Featured Research

from universities, journals, and other organizations

Epigenetics alters genes in rheumatoid arthritis

Date:
July 3, 2012
Source:
University of California - San Diego
Summary:
Researchers have investigated a mechanism usually implicated in cancer and in fetal development, called DNA methylation, in the progression of rheumatoid arthritis. They found that epigenetic changes due to methylation play a key role in altering genes that could potentially contribute to inflammation and joint damage.

In this artist's rendering, a DNA molecule is methylated on both strands at the center cytosine. DNA methylation plays an important role in epigenetic gene regulation, and is involved in both normal development and in cancer.
Credit: UC San Diego School of Medicine

It's not just our DNA that makes us susceptible to disease and influences its impact and outcome. Scientists are beginning to realize more and more that important changes in genes that are unrelated to changes in the DNA sequence itself -- a field of study known as epigenetics -- are equally influential.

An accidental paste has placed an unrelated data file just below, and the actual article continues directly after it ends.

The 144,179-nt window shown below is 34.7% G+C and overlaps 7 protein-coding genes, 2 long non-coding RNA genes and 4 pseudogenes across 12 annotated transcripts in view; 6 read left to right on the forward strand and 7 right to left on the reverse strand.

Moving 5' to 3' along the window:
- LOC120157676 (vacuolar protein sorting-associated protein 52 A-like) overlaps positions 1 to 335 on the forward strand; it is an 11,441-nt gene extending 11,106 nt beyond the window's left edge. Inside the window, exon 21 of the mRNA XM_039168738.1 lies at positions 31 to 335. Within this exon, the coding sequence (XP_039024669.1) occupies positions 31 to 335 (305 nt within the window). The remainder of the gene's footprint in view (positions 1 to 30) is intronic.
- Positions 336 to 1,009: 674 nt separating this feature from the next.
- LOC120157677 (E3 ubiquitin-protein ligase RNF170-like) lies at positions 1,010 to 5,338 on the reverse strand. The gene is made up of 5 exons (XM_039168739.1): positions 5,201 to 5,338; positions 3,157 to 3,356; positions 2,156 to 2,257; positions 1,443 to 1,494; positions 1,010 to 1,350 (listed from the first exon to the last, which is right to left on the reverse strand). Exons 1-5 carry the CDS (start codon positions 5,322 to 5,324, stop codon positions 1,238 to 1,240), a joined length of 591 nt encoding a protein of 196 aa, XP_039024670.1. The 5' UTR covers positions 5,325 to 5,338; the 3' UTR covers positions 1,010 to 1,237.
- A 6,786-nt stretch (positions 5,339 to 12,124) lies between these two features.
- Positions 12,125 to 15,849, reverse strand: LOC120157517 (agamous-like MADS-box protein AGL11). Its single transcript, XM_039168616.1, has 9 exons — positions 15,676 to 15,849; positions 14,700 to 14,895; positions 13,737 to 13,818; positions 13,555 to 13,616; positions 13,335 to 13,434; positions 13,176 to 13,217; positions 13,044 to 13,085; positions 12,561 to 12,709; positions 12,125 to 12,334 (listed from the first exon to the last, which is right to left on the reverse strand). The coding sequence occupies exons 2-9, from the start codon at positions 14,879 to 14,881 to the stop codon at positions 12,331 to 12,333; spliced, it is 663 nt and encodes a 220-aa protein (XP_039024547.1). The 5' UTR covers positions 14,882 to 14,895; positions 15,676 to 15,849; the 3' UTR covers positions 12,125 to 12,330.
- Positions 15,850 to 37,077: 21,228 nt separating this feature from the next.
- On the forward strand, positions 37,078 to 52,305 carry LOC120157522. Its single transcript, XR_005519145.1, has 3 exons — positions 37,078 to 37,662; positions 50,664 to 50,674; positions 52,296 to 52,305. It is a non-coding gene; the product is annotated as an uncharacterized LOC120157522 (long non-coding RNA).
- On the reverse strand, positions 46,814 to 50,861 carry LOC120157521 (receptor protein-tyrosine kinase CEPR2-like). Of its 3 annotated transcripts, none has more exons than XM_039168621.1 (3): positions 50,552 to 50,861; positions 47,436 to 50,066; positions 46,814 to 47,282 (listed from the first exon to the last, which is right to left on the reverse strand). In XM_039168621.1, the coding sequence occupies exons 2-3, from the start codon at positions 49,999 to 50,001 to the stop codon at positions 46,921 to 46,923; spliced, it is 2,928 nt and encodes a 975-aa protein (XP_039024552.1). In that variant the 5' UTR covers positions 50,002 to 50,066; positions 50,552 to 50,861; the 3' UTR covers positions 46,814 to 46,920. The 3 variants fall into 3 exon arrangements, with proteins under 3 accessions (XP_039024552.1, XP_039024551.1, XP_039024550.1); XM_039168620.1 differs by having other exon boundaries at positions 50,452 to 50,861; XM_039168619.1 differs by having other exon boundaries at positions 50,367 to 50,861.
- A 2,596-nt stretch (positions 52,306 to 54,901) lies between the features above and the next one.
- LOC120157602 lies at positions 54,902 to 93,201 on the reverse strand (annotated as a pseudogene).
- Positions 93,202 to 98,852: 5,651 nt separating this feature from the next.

A research team at the University of California, San Diego -- led by Gary S. Firestein, professor in the Division of Rheumatology, Allergy and Immunology at UC San Diego School of Medicine -- investigated a mechanism usually implicated in cancer and in fetal development, called DNA methylation, in the progression of rheumatoid arthritis (RA). They found that epigenetic changes due to methylation play a key role in altering genes that could potentially contribute to inflammation and joint damage. Their study is currently published in the online edition of the Annals of the Rheumatic Diseases.

"Genomics has rapidly advanced our understanding of susceptibility and severity of rheumatoid arthritis," said Firestein. "While many genetic associations have been described in this disease, we also know that if one identical twin develops RA that the other twin only has a 12 to 15 percent chance of also getting the disease. This suggests that other factors are at play -- epigenetic influences."